What was the Battle of Chamkaur (1704)?

Introduction

The Battle of Chamkaur, also known as Battle of Chamkaur Sahib, was a battle fought between the Khalsa, led by Guru Gobind Singh, and the coalition forces of the Mughals led by Wazir Khan. Guru Gobind Singh makes a reference to this battle in his victory letter Zafarnama.

Background

After Guru Gobind Singh left Anandpur Sahib on the night of 05 and 06 December 1704, they crossed the Sarsa river and while they were crossing the mughals and hill chiefs broke their oath and attacked the sikh. Many of the sikhs had gotten scattered. They asked permission of the city chief for shelter to rest for the night in their garhi or haveli. The older brother thought giving him shelter would be dangerous so he refused. But the younger brother gave permission to let them stay there for the night.

The Battle

Despite giving assurance of safe conduct, the Mughals soldiers were looking for Guru Gobind Singh, to take his head as a trophy. After learning that the party of Sikhs had taken shelter in the haveli, they laid siege upon it. The actual battle is said to have taken place outside the haveli where the Guru was resting. Negotiations broke down and the Sikh soldiers chose to engage the overwhelming Mughal forces, thus allowing their Guru to escape. Another Sikh who resembled the Guru, Sangat Singh, donned the Guru’s clothes and remained with the soldiers. The next morning the remaining Sikhs were killed by Mughal forces.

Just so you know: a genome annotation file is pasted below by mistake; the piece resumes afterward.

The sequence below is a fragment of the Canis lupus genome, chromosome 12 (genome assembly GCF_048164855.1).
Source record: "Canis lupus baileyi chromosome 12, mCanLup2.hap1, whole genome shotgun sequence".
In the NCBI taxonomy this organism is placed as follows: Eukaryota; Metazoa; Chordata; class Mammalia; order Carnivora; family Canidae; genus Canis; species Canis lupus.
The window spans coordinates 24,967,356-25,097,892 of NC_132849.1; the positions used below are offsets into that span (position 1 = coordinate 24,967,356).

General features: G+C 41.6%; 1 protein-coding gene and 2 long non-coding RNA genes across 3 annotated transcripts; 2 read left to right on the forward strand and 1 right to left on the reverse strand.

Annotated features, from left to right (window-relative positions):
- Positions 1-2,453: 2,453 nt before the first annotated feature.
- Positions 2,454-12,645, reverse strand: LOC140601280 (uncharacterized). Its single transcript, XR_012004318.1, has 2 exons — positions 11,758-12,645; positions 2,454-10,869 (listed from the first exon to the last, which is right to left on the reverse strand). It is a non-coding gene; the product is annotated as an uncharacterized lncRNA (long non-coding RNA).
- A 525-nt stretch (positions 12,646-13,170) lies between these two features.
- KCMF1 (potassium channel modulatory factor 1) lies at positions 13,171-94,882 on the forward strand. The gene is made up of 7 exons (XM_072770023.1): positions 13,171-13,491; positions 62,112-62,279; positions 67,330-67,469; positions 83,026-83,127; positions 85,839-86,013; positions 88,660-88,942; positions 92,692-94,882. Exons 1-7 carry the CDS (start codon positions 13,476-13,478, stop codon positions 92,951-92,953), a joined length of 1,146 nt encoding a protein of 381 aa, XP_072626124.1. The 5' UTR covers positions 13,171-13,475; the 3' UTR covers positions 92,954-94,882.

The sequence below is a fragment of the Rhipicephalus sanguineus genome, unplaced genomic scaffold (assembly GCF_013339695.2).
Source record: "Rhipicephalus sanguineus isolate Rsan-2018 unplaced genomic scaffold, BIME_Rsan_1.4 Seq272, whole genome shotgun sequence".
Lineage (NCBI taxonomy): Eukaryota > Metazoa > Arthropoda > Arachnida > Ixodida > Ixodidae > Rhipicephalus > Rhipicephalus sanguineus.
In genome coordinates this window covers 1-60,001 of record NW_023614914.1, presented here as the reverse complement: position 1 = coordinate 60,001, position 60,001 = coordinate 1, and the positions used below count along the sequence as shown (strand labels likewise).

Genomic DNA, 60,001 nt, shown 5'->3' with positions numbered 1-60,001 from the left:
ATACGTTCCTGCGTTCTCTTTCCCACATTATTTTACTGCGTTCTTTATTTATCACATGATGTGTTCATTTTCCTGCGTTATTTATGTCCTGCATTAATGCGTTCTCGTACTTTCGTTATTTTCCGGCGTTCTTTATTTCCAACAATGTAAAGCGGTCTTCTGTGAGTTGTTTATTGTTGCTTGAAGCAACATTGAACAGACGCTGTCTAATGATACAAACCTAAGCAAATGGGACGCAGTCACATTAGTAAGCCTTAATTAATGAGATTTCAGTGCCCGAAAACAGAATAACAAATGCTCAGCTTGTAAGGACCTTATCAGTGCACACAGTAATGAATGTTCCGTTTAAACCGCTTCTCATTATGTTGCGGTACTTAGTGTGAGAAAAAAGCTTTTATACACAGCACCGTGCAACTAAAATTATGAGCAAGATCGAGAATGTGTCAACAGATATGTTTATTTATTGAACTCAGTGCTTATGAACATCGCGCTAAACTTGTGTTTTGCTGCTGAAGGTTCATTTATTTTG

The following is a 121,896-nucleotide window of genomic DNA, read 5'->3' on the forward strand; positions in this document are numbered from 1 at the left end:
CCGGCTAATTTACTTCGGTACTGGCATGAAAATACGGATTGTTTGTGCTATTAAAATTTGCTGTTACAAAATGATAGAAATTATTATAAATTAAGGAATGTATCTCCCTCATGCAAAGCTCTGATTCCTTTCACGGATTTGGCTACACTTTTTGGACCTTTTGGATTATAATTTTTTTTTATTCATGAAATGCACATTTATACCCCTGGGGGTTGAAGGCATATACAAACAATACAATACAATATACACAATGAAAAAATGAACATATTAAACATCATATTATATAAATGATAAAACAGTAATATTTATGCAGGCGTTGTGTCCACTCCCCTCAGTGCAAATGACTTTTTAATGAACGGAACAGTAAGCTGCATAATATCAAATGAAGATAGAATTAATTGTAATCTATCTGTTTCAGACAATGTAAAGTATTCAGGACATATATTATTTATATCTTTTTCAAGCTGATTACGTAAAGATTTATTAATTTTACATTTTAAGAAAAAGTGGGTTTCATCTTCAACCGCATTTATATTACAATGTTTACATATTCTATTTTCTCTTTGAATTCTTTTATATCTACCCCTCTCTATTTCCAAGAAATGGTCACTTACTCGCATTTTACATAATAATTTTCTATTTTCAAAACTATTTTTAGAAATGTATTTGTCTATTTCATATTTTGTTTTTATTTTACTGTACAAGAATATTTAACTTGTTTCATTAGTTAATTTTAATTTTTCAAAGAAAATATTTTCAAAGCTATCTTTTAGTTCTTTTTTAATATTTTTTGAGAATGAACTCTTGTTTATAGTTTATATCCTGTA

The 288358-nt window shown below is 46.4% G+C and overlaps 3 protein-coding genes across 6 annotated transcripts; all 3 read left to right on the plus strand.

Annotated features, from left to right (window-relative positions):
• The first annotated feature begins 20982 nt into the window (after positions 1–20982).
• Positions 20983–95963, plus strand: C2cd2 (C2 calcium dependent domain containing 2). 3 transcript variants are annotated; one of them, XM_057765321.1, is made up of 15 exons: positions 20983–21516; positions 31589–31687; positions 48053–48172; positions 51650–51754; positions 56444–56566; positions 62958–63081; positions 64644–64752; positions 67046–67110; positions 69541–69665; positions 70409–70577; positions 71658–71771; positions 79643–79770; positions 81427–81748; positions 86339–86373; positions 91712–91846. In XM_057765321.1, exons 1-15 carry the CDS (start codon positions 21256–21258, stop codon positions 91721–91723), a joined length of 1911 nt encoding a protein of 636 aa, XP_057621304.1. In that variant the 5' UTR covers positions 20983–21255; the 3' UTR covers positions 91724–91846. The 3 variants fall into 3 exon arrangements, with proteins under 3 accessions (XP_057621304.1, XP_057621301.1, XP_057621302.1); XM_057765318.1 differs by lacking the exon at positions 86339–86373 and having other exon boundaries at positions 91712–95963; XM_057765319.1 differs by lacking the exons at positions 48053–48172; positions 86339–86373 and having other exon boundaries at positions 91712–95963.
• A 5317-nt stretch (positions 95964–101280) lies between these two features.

Aftermath and Legacy

When the Sikhs won the war the Mughals all ran away.

Guru Ji let them run and didn’t chase them. Guru Gobind Singh made a last stand against the Mughals at Muktsar, but by then Aurangzeb lost interest in chasing him thus he started negotiations to sue for peace. The Battle of Muktsar was the last battle fought by Guru Gobind Singh.

The Guru emphasized how he was proud that his sons had died fighting in battle, and that he had ‘thousands of sons – the Singhs’. He also said that he would never trust Aurangzeb again due to his broken promises and lies.

Zafarnama

Zafarnama or “Epistle of Victory” is a letter that was written by Guru Gobind Singh to the then Mughal Emperor Aurangzeb. Zafarnama vividly describes what happened at Chamkaur, and also holds Aurangzeb responsible for what occurred and promises he broke:

  • 13: Aurangzeb! I have no trust in your oaths anymore. (You have written that) God is one and that He is witness (between us).
  • 14: I don’t have trust equivalent to even a drop (of water) in your generals (who came to me with oaths on the Quran that I will be given safe passage out of Anandgarh Fort). They were all telling lies.
  • 15: If anyone trusts (you) on your oath on the Quran, that person is bound to be doomed in the end.

After his escape from Chamkaur, the exhausted Guru is said to have been carried by two Pathans (Ghani Khan and Nabi Khan) to Jatpur where he was received by the local Muslim chieftain. He later went to Dina, and stayed at Bhai Desa Singh’s house, where he is said to have written “Zafarnama” in Persian, in 111 verses.

Advertisements

Leave a Reply

This site uses Akismet to reduce spam. Learn how your comment data is processed.